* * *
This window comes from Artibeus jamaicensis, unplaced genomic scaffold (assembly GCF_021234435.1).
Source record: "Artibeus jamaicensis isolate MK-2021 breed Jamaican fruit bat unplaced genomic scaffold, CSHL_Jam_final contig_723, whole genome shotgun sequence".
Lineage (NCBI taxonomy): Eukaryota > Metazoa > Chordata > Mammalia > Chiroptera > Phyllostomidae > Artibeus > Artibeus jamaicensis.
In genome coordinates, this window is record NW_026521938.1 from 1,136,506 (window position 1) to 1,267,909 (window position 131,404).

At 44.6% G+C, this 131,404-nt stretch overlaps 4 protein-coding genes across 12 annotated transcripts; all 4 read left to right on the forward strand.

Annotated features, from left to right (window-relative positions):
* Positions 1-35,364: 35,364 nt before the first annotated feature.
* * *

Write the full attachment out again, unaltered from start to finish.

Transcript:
This window comes from Artibeus jamaicensis, unplaced genomic scaffold (assembly GCF_021234435.1).
Source record: "Artibeus jamaicensis isolate MK-2021 breed Jamaican fruit bat unplaced genomic scaffold, CSHL_Jam_final contig_723, whole genome shotgun sequence".
Lineage (NCBI taxonomy): Eukaryota > Metazoa > Chordata > Mammalia > Chiroptera > Phyllostomidae > Artibeus > Artibeus jamaicensis.
In genome coordinates, this window is record NW_026521938.1 from 1,136,506 (window position 1) to 1,267,909 (window position 131,404).

At 44.6% G+C, this 131,404-nt stretch overlaps 4 protein-coding genes across 12 annotated transcripts; all 4 read left to right on the forward strand.

Annotated features, from left to right (window-relative positions):
* Positions 1-35,364: 35,364 nt before the first annotated feature.